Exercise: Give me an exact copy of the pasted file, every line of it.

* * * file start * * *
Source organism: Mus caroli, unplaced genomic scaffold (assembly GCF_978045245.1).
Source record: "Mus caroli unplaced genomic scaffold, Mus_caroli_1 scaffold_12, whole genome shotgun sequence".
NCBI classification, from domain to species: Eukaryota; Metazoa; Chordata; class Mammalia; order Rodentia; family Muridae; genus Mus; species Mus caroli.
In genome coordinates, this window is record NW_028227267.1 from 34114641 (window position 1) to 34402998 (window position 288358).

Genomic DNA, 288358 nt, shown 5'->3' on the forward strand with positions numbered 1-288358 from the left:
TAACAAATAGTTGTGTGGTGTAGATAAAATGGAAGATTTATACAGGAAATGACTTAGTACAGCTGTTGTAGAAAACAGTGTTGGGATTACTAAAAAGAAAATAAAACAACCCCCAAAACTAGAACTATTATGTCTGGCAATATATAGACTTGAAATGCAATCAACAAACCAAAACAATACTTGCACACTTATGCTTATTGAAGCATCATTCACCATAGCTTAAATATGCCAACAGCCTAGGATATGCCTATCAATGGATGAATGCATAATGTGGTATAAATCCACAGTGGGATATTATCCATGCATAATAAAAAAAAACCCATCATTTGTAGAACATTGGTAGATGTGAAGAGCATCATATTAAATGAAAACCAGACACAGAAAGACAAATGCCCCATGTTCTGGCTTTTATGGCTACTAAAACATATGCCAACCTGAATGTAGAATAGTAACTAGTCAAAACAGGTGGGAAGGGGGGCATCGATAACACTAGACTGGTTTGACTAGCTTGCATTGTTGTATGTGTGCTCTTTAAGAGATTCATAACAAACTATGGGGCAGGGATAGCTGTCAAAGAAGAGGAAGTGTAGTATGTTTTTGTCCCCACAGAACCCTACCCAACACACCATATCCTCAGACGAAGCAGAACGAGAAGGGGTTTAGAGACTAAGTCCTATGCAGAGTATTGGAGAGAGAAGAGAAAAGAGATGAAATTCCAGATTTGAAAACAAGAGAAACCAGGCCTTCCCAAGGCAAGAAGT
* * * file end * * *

Source organism: Mus caroli, unplaced genomic scaffold (assembly GCF_978045245.1).
Source record: "Mus caroli unplaced genomic scaffold, Mus_caroli_1 scaffold_12, whole genome shotgun sequence".
NCBI classification, from domain to species: Eukaryota; Metazoa; Chordata; class Mammalia; order Rodentia; family Muridae; genus Mus; species Mus caroli.
In genome coordinates, this window is record NW_028227267.1 from 34114641 (window position 1) to 34402998 (window position 288358).

Genomic DNA, 288358 nt, shown 5'->3' on the forward strand with positions numbered 1-288358 from the left:
TAACAAATAGTTGTGTGGTGTAGATAAAATGGAAGATTTATACAGGAAATGACTTAGTACAGCTGTTGTAGAAAACAGTGTTGGGATTACTAAAAAGAAAATAAAACAACCCCCAAAACTAGAACTATTATGTCTGGCAATATATAGACTTGAAATGCAATCAACAAACCAAAACAATACTTGCACACTTATGCTTATTGAAGCATCATTCACCATAGCTTAAATATGCCAACAGCCTAGGATATGCCTATCAATGGATGAATGCATAATGTGGTATAAATCCACAGTGGGATATTATCCATGCATAATAAAAAAAAACCCATCATTTGTAGAACATTGGTAGATGTGAAGAGCATCATATTAAATGAAAACCAGACACAGAAAGACAAATGCCCCATGTTCTGGCTTTTATGGCTACTAAAACATATGCCAACCTGAATGTAGAATAGTAACTAGTCAAAACAGGTGGGAAGGGGGGCATCGATAACACTAGACTGGTTTGACTAGCTTGCATTGTTGTATGTGTGCTCTTTAAGAGATTCATAACAAACTATGGGGCAGGGATAGCTGTCAAAGAAGAGGAAGTGTAGTATGTTTTTGTCCCCACAGAACCCTACCCAACACACCATATCCTCAGACGAAGCAGAACGAGAAGGGGTTTAGAGACTAAGTCCTATGCAGAGTATTGGAGAGAGAAGAGAAAAGAGATGAAATTCCAGATTTGAAAACAAGAGAAACCAGGCCTTCCCAAGGCAAGAAGT